If you’re concerned about dreadful trends in the journalism business, such as mass layoffs and private-equity takeovers, then you’ll probably like the scheme Australia devised last year to funnel funding from platforms to traditional media. And if you like the idea of sticking it to Facebook and Google, you’ll probably appreciate it even more.
In the past year, the two companies have been forced to pay more than $150 million to Australian news organizations large and small, thanks to legislation passed in early 2021. Canada now appears to be on the verge of passing similar legislation, while the U.K. and the U.S. are pondering their own bills. If all those measures pass—and that’s a big if, given tech’s lobbying and public relations armies—Facebook’s parent company, Meta Platforms, and Google’s parent company, Alphabet, could wind up paying billions of dollars a year.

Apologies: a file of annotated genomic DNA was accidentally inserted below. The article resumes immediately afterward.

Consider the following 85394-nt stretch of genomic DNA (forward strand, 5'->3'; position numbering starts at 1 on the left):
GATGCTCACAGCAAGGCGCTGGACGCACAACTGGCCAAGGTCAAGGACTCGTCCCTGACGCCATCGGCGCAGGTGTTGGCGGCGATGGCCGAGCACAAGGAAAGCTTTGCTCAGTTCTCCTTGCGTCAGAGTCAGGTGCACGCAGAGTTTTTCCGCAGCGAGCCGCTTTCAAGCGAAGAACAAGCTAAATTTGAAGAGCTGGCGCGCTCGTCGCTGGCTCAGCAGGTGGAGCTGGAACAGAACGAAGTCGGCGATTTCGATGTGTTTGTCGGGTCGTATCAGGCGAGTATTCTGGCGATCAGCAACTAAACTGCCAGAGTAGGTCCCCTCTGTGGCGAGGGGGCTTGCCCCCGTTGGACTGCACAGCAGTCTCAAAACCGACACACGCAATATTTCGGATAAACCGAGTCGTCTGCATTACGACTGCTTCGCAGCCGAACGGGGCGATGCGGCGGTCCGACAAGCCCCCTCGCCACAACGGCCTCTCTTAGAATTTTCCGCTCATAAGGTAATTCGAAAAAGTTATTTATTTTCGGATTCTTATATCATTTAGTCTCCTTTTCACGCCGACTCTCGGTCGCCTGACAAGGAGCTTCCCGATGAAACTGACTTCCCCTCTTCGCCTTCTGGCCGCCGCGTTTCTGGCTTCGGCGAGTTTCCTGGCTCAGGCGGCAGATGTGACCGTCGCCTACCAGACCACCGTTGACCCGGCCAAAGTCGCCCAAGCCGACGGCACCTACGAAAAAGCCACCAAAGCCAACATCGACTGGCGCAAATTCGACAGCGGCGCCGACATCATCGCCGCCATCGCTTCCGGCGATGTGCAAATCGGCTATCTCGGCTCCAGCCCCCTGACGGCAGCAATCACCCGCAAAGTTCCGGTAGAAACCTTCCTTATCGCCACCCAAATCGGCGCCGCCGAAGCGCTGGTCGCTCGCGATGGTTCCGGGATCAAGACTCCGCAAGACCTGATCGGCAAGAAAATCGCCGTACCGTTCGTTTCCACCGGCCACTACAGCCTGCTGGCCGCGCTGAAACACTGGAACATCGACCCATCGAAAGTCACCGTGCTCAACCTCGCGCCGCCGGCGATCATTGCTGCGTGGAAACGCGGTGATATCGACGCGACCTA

I recently returned from Sydney, where I spent six weeks interviewing dozens of publishers, journalists and government officials about the new law there. I found plenty of flaws: It’s opaque, it’s unfair to some smaller and newer outlets, it builds a dependence on tech money that could backfire on the news business. In other words, as Winston Churchill might put it, it’s the worst possible solution to the news industry’s woes—except for all the others.